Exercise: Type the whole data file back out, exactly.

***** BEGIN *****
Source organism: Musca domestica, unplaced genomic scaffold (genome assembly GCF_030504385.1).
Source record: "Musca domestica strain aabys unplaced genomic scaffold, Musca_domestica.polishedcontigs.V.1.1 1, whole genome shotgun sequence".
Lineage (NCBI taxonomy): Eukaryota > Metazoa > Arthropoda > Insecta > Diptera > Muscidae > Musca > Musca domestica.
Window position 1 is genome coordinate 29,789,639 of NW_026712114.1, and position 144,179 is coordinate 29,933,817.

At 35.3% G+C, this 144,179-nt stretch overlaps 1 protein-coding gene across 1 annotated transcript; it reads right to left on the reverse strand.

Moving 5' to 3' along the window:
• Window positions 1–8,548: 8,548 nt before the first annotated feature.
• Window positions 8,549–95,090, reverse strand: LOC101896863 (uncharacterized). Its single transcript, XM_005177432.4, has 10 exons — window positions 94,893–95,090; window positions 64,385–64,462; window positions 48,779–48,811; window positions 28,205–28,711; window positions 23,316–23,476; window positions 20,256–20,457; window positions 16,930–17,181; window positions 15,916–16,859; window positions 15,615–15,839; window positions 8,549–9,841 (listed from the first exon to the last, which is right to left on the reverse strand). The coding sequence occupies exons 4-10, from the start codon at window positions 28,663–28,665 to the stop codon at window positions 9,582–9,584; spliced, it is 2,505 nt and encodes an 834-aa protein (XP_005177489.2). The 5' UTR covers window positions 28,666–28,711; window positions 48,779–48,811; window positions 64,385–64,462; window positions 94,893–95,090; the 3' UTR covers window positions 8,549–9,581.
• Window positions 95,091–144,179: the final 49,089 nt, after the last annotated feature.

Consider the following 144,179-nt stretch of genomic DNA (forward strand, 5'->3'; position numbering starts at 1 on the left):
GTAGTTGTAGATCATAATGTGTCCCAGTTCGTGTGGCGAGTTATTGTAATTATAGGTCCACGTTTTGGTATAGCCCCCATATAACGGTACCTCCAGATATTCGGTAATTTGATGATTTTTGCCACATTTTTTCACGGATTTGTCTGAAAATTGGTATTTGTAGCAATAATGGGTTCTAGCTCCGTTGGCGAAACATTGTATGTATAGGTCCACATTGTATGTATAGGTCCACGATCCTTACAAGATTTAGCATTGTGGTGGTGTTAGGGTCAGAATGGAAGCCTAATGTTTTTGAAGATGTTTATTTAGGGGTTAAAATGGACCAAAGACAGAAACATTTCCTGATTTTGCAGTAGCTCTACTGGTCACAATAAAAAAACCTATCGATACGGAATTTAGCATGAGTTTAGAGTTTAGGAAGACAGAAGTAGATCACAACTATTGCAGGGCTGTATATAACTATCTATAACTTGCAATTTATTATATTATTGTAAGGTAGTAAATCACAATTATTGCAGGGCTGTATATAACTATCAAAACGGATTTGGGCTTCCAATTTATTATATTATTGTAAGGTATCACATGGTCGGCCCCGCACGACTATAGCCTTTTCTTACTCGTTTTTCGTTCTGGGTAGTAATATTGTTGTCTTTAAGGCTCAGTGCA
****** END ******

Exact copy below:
Source organism: Musca domestica, unplaced genomic scaffold (genome assembly GCF_030504385.1).
Source record: "Musca domestica strain aabys unplaced genomic scaffold, Musca_domestica.polishedcontigs.V.1.1 1, whole genome shotgun sequence".
Lineage (NCBI taxonomy): Eukaryota > Metazoa > Arthropoda > Insecta > Diptera > Muscidae > Musca > Musca domestica.
Window position 1 is genome coordinate 29,789,639 of NW_026712114.1, and position 144,179 is coordinate 29,933,817.

At 35.3% G+C, this 144,179-nt stretch overlaps 1 protein-coding gene across 1 annotated transcript; it reads right to left on the reverse strand.

Moving 5' to 3' along the window:
• Window positions 1–8,548: 8,548 nt before the first annotated feature.
• Window positions 8,549–95,090, reverse strand: LOC101896863 (uncharacterized). Its single transcript, XM_005177432.4, has 10 exons — window positions 94,893–95,090; window positions 64,385–64,462; window positions 48,779–48,811; window positions 28,205–28,711; window positions 23,316–23,476; window positions 20,256–20,457; window positions 16,930–17,181; window positions 15,916–16,859; window positions 15,615–15,839; window positions 8,549–9,841 (listed from the first exon to the last, which is right to left on the reverse strand). The coding sequence occupies exons 4-10, from the start codon at window positions 28,663–28,665 to the stop codon at window positions 9,582–9,584; spliced, it is 2,505 nt and encodes an 834-aa protein (XP_005177489.2). The 5' UTR covers window positions 28,666–28,711; window positions 48,779–48,811; window positions 64,385–64,462; window positions 94,893–95,090; the 3' UTR covers window positions 8,549–9,581.
• Window positions 95,091–144,179: the final 49,089 nt, after the last annotated feature.

Consider the following 144,179-nt stretch of genomic DNA (forward strand, 5'->3'; position numbering starts at 1 on the left):
GTAGTTGTAGATCATAATGTGTCCCAGTTCGTGTGGCGAGTTATTGTAATTATAGGTCCACGTTTTGGTATAGCCCCCATATAACGGTACCTCCAGATATTCGGTAATTTGATGATTTTTGCCACATTTTTTCACGGATTTGTCTGAAAATTGGTATTTGTAGCAATAATGGGTTCTAGCTCCGTTGGCGAAACATTGTATGTATAGGTCCACATTGTATGTATAGGTCCACGATCCTTACAAGATTTAGCATTGTGGTGGTGTTAGGGTCAGAATGGAAGCCTAATGTTTTTGAAGATGTTTATTTAGGGGTTAAAATGGACCAAAGACAGAAACATTTCCTGATTTTGCAGTAGCTCTACTGGTCACAATAAAAAAACCTATCGATACGGAATTTAGCATGAGTTTAGAGTTTAGGAAGACAGAAGTAGATCACAACTATTGCAGGGCTGTATATAACTATCTATAACTTGCAATTTATTATATTATTGTAAGGTAGTAAATCACAATTATTGCAGGGCTGTATATAACTATCAAAACGGATTTGGGCTTCCAATTTATTATATTATTGTAAGGTATCACATGGTCGGCCCCGCACGACTATAGCCTTTTCTTACTCGTTTTTCGTTCTGGGTAGTAATATTGTTGTCTTTAAGGCTCAGTGCA